My work looks at subjectivity and the built environment – the relationship between experience and place. I am drawn to subjects with layers of history, confusion and doubt.
For over eight years I photographed confessionals throughout the United States. I photographed in ornate city basilicas and airy rural chapels, modern churches with angled pews and cathedrals with leaking roofs and drafty stained glass windows. Despite the diversity of architecture there was a similarity to the confessionals. They were often worn down and less cared for than the churches themselves. Many were constructed with plywood, plastic and acoustic tile. I am interested in what this architecture reveals – the people and stories the confessionals have held and the way the spaces sometimes feel like the act of confessing. I photographed from the perspective of the penitent with a large format camera and available light, often using long exposures to reveal the dark spaces. I searched with my camera for what might be left behind.
Went out upon Circumference—
Beyond the Dip of Bell—
from poem 378
I photographed Emily Dickinson’s bedroom for over a year, focusing on the corner where she wrote and the windows on either side. I began the project shortly after moving from New York City to Dickinson’s hometown of Amherst, Massachusetts. Moving to the country from the city was like walking into a dark room after being in the bright sun; everything felt different but I couldn’t see well enough to articulate why. I wanted to better understand the way of seeing that my new home encouraged – one that was slower and subtler.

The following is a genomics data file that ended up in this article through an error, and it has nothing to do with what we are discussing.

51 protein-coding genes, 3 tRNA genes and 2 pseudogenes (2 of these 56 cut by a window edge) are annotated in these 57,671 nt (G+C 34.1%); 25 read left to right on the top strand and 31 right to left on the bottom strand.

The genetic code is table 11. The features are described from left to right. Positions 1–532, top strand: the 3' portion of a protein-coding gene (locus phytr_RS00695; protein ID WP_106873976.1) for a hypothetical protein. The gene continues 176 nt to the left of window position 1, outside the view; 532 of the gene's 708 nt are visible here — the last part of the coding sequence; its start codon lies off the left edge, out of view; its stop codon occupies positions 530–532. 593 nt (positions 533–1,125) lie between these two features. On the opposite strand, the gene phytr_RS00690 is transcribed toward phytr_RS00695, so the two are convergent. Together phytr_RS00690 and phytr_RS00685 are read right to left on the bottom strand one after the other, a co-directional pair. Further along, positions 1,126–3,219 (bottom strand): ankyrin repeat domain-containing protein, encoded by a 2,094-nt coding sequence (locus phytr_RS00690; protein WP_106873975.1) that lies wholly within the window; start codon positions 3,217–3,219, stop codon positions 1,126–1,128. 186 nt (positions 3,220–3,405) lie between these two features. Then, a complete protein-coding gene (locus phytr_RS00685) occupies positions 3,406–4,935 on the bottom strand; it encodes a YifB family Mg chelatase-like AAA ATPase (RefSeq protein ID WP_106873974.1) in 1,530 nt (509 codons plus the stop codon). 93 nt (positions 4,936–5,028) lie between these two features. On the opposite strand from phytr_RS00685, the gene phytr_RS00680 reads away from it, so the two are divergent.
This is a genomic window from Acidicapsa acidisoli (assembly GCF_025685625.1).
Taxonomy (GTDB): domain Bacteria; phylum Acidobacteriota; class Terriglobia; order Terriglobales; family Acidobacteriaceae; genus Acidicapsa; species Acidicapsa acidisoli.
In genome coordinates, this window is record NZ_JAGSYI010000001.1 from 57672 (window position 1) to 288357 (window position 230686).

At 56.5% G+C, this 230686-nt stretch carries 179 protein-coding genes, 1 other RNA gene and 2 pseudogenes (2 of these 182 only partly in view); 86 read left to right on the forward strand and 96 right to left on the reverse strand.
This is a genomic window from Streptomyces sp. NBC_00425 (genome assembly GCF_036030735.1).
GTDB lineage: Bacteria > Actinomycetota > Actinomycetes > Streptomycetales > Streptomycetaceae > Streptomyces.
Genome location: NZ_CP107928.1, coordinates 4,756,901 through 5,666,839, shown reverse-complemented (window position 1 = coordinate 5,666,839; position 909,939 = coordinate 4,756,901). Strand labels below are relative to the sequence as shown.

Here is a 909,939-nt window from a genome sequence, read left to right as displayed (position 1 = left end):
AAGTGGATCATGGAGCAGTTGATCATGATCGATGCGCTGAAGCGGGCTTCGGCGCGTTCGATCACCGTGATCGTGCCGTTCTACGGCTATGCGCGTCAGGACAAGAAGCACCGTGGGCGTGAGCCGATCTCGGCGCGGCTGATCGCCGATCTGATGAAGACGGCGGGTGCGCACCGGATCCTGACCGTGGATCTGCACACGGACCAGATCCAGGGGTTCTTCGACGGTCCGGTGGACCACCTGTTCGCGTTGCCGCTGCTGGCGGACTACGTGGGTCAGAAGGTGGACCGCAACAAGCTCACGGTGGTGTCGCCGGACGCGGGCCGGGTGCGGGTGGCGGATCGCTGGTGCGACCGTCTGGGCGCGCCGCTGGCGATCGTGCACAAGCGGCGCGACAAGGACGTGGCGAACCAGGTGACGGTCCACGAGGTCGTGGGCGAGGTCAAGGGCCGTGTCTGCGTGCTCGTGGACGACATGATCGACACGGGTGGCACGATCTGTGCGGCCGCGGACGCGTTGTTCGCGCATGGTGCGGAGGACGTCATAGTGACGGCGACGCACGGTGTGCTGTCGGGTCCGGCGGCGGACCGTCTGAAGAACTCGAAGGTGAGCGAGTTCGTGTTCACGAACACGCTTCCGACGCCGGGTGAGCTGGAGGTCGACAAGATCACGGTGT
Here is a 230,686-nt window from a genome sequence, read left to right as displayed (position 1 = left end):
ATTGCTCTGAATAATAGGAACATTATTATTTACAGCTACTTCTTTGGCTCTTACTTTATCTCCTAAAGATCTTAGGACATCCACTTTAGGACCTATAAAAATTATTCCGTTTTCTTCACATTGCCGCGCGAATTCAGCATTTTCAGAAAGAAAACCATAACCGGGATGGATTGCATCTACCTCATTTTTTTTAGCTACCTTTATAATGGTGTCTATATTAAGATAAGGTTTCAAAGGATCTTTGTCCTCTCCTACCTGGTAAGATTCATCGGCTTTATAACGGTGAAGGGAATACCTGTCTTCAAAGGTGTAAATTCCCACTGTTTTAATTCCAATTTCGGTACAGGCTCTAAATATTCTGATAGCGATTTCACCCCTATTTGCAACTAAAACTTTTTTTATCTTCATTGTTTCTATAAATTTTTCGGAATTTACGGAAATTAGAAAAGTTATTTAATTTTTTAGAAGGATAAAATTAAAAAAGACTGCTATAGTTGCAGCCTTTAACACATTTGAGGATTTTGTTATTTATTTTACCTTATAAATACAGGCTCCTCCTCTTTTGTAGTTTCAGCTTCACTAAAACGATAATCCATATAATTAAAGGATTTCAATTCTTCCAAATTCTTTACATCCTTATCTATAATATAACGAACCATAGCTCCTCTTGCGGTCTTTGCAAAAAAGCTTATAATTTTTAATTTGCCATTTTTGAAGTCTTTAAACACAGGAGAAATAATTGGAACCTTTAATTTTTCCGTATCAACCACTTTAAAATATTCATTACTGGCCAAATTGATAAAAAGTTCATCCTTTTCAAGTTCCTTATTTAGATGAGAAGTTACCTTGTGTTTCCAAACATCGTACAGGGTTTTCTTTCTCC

For this series I photographed parking garages in my hometown, San Mateo, California, digitally removing the parking lines and signs to create abstract spaces. My father is a civil engineer who designs parking garages. Garages are organized, purposeful environments; they assume that people obey rules and follow directions. By removing the parking lines, I undo my father’s work, creating purposeless places. I am interested in the way the structures, without their function, become unknown and even sinister. I wonder if it is possible to turn places with a singular purpose into images that invite speculation. With these pictures I investigate the relationship between environment and perception, the material and the ethereal, art and engineering
I made these images looking through the fence and foliage surrounding a cloistered convent. I frequently walked the convent perimeter with my large format camera, climbing through fields and overgrown forests, struggling to see what was in front of my lens. The pictures focus on what blocked my vision, not the convent itself. I wanted to see the barrier separating me from a world that was visible but inaccessible. This work hopefully evokes the difficulty of seeing -- the experience of grappling with a subject not easily revealed.
Throughout the project I was in conversation with the nuns and sent them images that I made. The title of this work comes from a passage by Simone Weil: “This world is the closed door. It is a barrier. And at the same time it is the way through. Two prisoners whose cells adjoin communicate with each other by knocking on the wall. The wall is the thing which separates them but it is also their means of communication. It is the same with us and God. Every separation is a link.”